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Trump approves the peace agreement with the Taliban as long as they commit to reducing violence

February 12, 2020

The president made his decision on Monday and Pompeo has called on Afghan leaders to inform them of the “progress” in the dialogue

WASHINGTON, 12 Feb. –

The president of the United States, Donald Trump, has approved the peace agreement negotiated by the US government and the Afghan Taliban provided that before the fundamentalist movement founded by the mullah Mohamed Omar is committed to reducing violence in the Central Asian country, as reported by the newspaper 'The New York Times'.

Afghan and US government sources have told the New York newspaper that Trump has given approval to the peace agreement on condition that the Taliban demonstrate a lasting commitment to reduce violence over a period of seven days in February.

Trump approves the peace agreement with the Taliban as long as they commit to reducing violenceTrump approves the peace agreement with the Taliban as long as they commit to reducing violence

If the Taliban fulfill their commitment and hostilities cease, the United States Government will sign the peace agreement and then a process of withdrawal of US troops will begin and a dialogue table will be opened between the Taliban and Afghan leaders to decide the future. from the country.

The US Secretary of State, Mike Pompeo, has informed the main leaders of Afghanistan in several phone calls about Trump's decision to give the Taliban pact a conditional approval, as Afghan sources familiar with the talks have confirmed.

A US government official has confirmed that Trump gave conditional approval to the peace agreement on Monday, when he went to Dover Air Base to receive the bodies of the last US military killed in the war in Afghanistan, which has killed from tens of thousands of Afghans and more than 3,500 US military and coalition since the fall of the Taliban regime in 2001.

A prominent diplomat in Washington has said that the peace agreement is already agreed at 95 percent but has said that everything will be clear in a couple of weeks. On the other hand, a Taliban official who knows the negotiations with the United States has explained that “positive movements” have been registered but has not wanted to give more details.

Although Trump's approval could mean a definitive step in the approval of the pact, the talks between the United States and the Taliban have previously been about to conclude with a pact and at the last moment they have ended up derailing, as happened in September 2019 , when they were suspended by decision of the US president after a Taliban attack that killed an American military and several other people in Kabul.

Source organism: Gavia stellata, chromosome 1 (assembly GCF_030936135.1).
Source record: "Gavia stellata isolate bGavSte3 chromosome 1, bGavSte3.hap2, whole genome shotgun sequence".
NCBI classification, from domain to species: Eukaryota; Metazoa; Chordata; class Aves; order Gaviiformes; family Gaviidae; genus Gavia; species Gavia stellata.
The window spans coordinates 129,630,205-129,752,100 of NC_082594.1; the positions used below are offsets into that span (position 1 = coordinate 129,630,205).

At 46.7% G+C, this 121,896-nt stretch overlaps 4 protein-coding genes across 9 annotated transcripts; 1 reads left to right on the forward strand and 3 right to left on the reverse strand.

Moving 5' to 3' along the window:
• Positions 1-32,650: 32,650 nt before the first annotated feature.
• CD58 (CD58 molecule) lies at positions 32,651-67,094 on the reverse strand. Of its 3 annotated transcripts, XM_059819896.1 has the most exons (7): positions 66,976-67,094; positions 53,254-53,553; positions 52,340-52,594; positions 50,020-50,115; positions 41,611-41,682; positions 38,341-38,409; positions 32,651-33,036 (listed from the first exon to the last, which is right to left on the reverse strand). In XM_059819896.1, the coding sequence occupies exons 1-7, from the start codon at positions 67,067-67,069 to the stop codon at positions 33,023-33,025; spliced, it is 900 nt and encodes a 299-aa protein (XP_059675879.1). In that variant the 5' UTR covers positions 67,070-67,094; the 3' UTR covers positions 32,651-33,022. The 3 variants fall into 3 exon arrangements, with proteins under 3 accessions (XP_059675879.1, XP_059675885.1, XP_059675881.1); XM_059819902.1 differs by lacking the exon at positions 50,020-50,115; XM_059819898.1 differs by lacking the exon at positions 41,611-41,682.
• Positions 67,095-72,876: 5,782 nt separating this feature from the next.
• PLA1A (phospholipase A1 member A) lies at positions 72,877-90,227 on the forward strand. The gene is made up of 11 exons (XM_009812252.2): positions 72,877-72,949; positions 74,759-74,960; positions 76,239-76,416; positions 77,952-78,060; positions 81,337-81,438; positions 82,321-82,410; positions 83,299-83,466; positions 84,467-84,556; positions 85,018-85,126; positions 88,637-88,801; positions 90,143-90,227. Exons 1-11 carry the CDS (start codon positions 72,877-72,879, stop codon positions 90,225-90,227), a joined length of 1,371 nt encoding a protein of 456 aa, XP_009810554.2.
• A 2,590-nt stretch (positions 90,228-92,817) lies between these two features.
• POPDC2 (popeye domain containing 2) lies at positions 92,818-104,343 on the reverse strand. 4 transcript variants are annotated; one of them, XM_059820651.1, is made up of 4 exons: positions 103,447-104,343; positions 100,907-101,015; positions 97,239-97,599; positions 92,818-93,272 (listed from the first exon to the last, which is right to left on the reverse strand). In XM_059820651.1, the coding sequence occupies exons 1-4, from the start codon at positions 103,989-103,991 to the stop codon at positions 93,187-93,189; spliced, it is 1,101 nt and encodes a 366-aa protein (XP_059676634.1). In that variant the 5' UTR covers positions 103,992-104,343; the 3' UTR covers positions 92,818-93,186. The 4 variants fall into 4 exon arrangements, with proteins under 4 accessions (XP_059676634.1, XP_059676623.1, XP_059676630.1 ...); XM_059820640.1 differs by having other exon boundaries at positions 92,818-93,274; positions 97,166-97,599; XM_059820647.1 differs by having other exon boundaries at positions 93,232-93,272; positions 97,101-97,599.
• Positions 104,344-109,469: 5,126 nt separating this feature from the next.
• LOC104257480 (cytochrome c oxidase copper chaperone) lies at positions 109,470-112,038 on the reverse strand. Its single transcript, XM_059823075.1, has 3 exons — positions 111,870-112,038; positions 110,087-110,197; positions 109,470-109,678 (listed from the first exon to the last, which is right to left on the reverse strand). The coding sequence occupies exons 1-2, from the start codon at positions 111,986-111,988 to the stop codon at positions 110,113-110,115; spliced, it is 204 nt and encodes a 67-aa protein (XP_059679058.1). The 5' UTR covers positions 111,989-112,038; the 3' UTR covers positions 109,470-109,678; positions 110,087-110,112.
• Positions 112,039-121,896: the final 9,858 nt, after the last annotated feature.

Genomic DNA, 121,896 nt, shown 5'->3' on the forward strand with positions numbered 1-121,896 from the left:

On that occasion, the United States had already prepared the event at Camp David for Trump to sign the agreement with the Taliban leaders and US representatives had informed the Afghan leaders of the text.

After that rupture of the talks, the United States took months to resume contacts with the Taliban and has not yet given details about the content of the pact that it plans to sign with the movement founded by Mullah Mohamed Omar.

“This is a positive fact and I am grateful that our main position on peace has begun to produce fruitful results,” said Afghanistan President Ashraf Ghani in a statement in which he informed of the telephone conversation held on Tuesday. with the US secretary of state. “Our primary goal is to end this senseless bloodshed,” he stressed.

Ghani has said that Pompeo has told him that “remarkable progress” has been made in the peace talks and in relation to the “Taliban proposal on a lasting and significant reduction of violence”.

Afghan Prime Minister Abdulá Abdulá has pointed out that Pompeo has expressed his “optimism” over the phone about the commitment to reduce violence and about the possibility that peace talks can end with “an agreement.”

Since January, US negotiators led by the US special envoy for Afghanistan, veteran diplomat Zalmay Khalilzad, have been trying to convince Taliban delegates in Qatar to accept the commitment to reduce violence in the peace agreement.

Despite talks with the United States, the Taliban maintain their refusal to sit down and talk with the Afghan government, which they consider a puppet of the Americans, and have said they will only talk to the Kabul Executive when the US troops have withdrawn

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